Mrs. Roelofs also goes the extra mile in protecting butterflies and bees and other pollinators. “I know I drive the groundskeepers crazy,” she said, “because early in the spring there will be really
tall grass outside the house, but I won’t let them mow because of the spring beauties and dandelions that the butterflies need as do the bees.”

A busy bee herself, she has not stopped at supporting sustainability practices at the College. Mrs. Roelofs also plays a key role on the Frost Committee, named after Nellie Frost, third First Lady of Berea College, under whose leadership the Boone Tavern Hotel and Restaurant was originally built. The Frost Committee oversees the hotel and restaurant and contributes to supervisory and administrative decisions.

“It was a tough spell for the hospitality industry during the COVID-19 pandemic,” Mrs. Roelofs said. “Hotels and restaurants were shutting down right and left, but we were determined to stay open to create a safe and clean space for travelers, and because we realized how hard it would be to restart operations if we ever closed down and lost our dedicated staff and regular clientele. We did have to close the restaurant to in-person dining, but we were able to keep it open and active serving take-out—locals will remember how popular that option was here in town—and room service, so that our visitors were well taken care of.”

Laurie Roelofs is a faithful co-leader of the
Berea College President’s Run/Walk Club. She
led numerous groups of students, faculty and
staff on a two-mile walk most days that the
club met. Photo Courtesy: Crystal Wylie

Although the First Lady hosts events, co-leads in the President’s Walk/Run Club, plans dinners and entertainment for the Board of Trustees, sits on several important committees, attends Mountain Day and so many campus events religiously, supports her husband and (most would agree) truly runs the show behind the scenes, she is best known to students for her friendly interest and care for them.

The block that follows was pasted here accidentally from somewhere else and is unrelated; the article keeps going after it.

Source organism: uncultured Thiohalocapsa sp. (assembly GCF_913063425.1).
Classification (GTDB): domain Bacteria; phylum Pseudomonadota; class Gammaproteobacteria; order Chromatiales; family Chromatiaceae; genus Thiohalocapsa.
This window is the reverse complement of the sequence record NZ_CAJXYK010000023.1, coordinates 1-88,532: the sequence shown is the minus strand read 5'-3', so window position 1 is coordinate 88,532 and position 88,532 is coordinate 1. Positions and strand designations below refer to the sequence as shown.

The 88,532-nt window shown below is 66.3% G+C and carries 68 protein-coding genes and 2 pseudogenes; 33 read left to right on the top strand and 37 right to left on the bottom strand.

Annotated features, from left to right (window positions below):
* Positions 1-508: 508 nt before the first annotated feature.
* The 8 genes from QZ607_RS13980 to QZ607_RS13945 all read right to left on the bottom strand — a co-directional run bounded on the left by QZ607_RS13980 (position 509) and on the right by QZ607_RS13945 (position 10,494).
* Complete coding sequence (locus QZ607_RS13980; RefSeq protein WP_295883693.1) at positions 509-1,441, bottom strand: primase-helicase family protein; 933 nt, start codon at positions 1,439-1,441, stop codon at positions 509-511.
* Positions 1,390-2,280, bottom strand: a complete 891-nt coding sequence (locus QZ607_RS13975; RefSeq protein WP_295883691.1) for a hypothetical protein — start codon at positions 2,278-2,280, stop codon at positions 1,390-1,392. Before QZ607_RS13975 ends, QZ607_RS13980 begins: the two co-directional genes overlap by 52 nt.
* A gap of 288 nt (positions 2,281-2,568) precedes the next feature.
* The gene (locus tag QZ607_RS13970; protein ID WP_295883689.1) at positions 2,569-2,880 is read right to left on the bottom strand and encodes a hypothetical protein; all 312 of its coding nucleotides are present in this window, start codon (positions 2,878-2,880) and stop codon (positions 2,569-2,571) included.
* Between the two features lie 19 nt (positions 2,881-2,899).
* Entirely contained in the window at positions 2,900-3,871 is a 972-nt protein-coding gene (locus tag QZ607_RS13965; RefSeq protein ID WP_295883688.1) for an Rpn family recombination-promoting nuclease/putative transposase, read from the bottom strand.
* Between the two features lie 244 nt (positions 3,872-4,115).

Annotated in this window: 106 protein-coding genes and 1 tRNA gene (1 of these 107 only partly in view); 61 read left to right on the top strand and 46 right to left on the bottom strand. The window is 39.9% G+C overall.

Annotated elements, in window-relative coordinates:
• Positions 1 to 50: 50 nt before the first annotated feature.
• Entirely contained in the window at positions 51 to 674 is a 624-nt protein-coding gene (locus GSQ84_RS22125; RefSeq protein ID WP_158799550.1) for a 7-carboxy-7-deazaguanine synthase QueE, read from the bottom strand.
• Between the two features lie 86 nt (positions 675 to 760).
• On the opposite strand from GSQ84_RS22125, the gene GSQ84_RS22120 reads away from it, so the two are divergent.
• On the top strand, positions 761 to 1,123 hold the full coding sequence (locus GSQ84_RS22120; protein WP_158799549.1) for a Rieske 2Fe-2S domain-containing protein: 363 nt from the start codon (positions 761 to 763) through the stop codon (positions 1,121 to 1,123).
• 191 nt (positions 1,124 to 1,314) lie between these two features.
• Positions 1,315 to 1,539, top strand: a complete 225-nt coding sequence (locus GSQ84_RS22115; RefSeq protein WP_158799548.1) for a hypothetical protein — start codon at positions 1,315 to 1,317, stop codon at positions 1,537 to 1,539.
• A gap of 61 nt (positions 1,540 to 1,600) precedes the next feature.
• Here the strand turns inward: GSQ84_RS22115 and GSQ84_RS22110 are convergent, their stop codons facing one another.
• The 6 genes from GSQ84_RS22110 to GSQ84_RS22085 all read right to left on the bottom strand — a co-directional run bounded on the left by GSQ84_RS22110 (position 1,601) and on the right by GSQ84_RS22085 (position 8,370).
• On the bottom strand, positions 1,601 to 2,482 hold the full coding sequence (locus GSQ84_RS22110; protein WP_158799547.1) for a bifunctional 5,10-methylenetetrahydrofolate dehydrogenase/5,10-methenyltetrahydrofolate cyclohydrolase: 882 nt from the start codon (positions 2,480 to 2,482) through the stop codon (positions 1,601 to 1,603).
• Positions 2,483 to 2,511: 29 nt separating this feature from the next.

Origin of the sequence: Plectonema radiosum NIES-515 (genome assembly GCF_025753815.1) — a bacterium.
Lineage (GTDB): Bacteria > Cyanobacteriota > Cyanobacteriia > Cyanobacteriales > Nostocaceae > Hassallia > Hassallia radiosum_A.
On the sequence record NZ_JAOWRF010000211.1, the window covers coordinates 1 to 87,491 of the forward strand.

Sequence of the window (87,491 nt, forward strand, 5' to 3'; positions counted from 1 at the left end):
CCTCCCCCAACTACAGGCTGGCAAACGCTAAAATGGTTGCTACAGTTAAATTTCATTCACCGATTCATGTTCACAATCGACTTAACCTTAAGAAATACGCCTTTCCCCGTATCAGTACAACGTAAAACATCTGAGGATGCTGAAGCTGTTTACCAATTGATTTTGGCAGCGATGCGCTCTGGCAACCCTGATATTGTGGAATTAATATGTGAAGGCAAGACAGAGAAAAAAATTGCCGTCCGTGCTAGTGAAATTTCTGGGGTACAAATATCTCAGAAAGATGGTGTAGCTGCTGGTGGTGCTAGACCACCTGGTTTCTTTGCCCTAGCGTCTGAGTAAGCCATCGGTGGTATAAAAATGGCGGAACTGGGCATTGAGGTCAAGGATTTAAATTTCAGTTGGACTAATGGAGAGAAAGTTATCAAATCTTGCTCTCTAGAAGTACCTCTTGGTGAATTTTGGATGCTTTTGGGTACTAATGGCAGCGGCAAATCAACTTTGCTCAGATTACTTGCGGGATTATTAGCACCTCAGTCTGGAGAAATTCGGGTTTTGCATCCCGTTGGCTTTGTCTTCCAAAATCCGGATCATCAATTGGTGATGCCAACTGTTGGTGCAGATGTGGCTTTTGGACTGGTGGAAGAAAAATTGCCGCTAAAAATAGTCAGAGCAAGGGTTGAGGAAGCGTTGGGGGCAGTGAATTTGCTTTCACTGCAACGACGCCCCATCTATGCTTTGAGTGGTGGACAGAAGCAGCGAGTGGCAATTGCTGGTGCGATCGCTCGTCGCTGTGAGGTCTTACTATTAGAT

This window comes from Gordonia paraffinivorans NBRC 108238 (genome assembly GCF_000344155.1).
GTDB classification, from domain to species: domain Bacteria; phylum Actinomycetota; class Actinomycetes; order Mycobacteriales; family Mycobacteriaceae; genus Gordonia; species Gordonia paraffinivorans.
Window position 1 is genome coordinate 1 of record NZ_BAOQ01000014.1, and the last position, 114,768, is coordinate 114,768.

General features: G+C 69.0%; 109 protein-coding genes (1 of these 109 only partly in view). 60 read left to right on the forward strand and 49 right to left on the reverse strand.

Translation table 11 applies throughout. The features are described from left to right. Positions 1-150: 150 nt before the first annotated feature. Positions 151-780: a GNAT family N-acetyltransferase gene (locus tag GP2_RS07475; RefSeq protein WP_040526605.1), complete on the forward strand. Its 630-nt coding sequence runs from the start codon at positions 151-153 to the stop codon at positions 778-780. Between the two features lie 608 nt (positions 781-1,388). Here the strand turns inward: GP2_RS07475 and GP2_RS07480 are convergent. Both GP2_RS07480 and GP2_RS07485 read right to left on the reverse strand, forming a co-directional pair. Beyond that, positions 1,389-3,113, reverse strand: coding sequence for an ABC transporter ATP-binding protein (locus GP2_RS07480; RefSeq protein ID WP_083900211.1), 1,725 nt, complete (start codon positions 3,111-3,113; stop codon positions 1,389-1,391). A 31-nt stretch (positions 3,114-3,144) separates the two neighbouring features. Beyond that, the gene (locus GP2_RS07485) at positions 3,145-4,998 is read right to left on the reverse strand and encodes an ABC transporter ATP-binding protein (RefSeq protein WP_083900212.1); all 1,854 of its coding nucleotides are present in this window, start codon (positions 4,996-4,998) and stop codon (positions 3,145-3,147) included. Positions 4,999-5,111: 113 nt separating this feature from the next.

Prior to the COVID-19 pandemic, she and President Roelofs usually ate lunch in the Mountaineer Dining Hall on Mondays, inviting students to join them for fellowship, to share concerns or just to enjoy time together. Also, it wasn’t uncommon for students to attend dinners and events hosted in the President’s Home. The Student Government Association was invited every year to come over for hot chocolate and treats and to decorate the Christmas tree, and there were fun occasions when students cooked for the Roelofs, so they could enjoy a meal together. During the pandemic, Mrs. Roelofs carried on with her love and support at a safe distance—rather than students coming over to decorate the Christmas tree in the house, she placed a small tree and weather-proof ornaments outside on the deck for the students to decorate and for passersby to enjoy.

In June, the College will say farewell to the Roelofs as they relocate to Michigan and begin a well-earned retirement.  That will be hard for everyone concerned because there is mutual appreciation and much love between the campus and the Roelofs. “There is just something so special about Berea students,” Mrs. Roelofs said. “They have shaped me in many ways and made me a better person; I will miss them SO much.”